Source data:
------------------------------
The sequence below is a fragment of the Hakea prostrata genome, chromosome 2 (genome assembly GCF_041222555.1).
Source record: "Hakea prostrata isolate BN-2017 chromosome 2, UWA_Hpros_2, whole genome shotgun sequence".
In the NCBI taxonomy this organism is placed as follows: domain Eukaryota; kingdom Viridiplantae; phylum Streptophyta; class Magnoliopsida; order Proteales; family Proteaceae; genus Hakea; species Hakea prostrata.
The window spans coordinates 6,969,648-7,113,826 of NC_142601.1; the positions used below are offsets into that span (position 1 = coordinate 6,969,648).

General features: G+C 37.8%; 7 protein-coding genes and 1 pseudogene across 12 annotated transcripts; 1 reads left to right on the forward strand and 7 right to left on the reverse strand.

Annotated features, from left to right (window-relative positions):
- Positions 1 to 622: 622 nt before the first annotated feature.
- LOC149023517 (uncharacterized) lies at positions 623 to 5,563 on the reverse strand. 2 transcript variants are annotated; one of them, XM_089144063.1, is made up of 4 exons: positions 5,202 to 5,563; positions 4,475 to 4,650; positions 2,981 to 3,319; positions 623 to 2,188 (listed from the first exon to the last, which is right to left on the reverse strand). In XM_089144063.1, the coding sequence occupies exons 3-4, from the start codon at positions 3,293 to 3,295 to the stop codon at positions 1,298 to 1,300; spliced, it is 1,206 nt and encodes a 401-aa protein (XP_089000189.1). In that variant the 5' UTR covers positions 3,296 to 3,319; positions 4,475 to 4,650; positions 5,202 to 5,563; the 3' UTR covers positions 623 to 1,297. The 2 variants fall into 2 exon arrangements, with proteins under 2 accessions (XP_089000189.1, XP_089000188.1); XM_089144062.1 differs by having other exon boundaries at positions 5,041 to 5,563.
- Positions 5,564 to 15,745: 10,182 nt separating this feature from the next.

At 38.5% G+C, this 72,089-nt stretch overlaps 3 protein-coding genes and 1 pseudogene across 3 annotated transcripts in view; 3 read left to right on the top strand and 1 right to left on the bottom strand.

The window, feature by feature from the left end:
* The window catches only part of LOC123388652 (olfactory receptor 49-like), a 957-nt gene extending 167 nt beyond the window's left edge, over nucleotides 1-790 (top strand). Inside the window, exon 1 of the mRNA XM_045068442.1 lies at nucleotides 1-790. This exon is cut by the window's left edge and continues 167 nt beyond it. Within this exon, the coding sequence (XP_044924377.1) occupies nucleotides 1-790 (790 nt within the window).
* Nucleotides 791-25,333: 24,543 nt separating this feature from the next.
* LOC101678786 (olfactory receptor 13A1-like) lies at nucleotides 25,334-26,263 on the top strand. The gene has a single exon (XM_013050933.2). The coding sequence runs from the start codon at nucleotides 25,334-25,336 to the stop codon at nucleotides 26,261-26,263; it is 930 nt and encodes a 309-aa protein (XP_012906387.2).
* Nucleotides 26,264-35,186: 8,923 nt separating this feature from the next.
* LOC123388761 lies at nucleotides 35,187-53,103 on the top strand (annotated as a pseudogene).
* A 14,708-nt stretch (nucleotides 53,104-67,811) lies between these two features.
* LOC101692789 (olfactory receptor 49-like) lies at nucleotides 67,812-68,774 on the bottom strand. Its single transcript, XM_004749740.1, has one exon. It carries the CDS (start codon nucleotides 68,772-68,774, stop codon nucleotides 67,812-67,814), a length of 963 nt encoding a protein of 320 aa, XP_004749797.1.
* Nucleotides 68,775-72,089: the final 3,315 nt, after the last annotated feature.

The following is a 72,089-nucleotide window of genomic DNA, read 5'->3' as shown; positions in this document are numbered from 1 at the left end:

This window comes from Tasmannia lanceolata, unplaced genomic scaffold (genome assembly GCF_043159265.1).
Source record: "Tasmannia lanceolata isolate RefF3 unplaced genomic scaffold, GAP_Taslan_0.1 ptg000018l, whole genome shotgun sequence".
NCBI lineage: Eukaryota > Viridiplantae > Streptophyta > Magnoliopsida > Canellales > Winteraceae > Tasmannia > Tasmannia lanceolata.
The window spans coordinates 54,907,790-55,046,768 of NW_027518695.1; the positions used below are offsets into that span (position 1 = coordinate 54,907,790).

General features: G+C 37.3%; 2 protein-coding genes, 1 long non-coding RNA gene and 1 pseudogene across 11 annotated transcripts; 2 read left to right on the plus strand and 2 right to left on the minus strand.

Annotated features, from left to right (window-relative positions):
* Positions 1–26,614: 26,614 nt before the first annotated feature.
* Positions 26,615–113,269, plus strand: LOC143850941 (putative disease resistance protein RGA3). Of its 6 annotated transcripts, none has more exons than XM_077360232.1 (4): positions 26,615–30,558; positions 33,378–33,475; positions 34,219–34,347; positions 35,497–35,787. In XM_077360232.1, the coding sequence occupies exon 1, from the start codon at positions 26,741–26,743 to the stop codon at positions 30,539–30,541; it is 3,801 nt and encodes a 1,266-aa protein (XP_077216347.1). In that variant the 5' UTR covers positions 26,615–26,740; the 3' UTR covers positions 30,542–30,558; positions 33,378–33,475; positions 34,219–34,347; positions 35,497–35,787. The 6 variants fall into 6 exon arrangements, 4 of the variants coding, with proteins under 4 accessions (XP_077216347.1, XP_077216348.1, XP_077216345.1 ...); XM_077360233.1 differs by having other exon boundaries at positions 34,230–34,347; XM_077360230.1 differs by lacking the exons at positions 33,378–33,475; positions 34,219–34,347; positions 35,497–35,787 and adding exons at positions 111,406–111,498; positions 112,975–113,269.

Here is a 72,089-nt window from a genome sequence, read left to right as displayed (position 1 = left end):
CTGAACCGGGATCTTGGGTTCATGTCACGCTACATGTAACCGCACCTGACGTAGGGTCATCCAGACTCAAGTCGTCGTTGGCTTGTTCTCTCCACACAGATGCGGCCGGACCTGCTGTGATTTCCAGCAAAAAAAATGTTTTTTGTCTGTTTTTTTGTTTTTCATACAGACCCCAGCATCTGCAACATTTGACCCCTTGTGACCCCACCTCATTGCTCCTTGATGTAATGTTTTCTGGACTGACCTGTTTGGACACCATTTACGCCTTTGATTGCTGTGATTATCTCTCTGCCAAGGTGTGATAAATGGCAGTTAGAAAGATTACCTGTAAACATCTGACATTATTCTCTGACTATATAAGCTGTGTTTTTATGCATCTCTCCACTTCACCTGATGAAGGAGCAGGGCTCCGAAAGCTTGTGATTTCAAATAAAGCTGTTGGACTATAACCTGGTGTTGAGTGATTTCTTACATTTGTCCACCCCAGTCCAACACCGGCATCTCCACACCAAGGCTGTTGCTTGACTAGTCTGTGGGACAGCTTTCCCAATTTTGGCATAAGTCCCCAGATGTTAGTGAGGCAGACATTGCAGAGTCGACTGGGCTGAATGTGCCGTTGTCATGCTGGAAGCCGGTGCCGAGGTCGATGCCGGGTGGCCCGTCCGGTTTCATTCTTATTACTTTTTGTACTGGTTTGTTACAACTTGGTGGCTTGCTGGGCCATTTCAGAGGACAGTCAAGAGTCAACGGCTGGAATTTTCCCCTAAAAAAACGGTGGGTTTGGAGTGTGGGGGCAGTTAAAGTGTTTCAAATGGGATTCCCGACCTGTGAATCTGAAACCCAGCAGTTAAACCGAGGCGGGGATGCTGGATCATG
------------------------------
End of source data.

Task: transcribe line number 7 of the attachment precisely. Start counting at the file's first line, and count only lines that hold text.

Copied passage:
- Positions 1 to 622: 622 nt before the first annotated feature.